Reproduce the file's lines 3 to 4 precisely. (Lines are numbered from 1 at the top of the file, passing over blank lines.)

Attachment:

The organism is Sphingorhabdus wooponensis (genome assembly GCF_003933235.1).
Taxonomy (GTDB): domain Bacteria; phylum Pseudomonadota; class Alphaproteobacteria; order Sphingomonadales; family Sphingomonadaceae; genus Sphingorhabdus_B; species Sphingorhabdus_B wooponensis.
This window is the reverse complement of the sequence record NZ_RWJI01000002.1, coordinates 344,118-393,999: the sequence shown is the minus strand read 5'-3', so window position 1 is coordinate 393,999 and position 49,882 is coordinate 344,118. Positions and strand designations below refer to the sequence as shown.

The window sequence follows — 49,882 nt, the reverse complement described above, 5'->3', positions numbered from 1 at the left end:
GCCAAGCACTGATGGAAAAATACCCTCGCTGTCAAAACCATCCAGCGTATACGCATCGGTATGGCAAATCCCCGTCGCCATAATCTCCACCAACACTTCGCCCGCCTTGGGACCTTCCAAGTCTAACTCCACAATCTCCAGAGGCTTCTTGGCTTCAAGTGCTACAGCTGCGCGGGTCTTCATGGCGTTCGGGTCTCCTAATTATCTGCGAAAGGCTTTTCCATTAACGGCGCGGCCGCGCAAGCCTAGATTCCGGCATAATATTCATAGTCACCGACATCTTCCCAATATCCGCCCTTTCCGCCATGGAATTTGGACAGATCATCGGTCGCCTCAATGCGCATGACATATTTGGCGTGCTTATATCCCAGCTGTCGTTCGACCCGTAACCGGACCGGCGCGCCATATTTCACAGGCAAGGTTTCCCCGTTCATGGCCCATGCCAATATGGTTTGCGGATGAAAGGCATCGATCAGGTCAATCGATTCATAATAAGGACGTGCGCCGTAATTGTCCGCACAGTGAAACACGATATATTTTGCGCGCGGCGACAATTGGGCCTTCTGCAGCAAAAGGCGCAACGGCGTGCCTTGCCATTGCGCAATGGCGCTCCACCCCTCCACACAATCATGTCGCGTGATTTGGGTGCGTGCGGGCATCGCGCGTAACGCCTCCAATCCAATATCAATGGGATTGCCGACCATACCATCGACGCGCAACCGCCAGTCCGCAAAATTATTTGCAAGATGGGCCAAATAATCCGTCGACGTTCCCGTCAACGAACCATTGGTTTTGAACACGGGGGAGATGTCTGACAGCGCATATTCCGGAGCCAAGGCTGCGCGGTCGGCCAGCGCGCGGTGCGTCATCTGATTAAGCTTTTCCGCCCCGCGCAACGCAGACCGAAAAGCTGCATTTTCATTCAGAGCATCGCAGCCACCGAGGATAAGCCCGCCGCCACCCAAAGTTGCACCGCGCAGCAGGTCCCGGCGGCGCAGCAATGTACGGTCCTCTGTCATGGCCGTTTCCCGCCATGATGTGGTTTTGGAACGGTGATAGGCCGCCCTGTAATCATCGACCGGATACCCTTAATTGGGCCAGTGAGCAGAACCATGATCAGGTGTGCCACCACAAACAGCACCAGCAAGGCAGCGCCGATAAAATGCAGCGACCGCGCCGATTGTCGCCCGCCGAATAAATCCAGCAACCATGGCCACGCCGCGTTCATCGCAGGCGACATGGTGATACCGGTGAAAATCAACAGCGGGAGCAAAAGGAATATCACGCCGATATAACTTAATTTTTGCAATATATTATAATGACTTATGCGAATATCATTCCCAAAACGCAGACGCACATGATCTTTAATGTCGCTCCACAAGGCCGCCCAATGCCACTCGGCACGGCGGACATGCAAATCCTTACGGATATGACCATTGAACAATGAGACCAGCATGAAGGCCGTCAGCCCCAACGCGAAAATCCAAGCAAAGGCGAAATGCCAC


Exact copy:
This window is the reverse complement of the sequence record NZ_RWJI01000002.1, coordinates 344,118-393,999: the sequence shown is the minus strand read 5'-3', so window position 1 is coordinate 393,999 and position 49,882 is coordinate 344,118. Positions and strand designations below refer to the sequence as shown.

The window sequence follows — 49,882 nt, the reverse complement described above, 5'->3', positions numbered from 1 at the left end: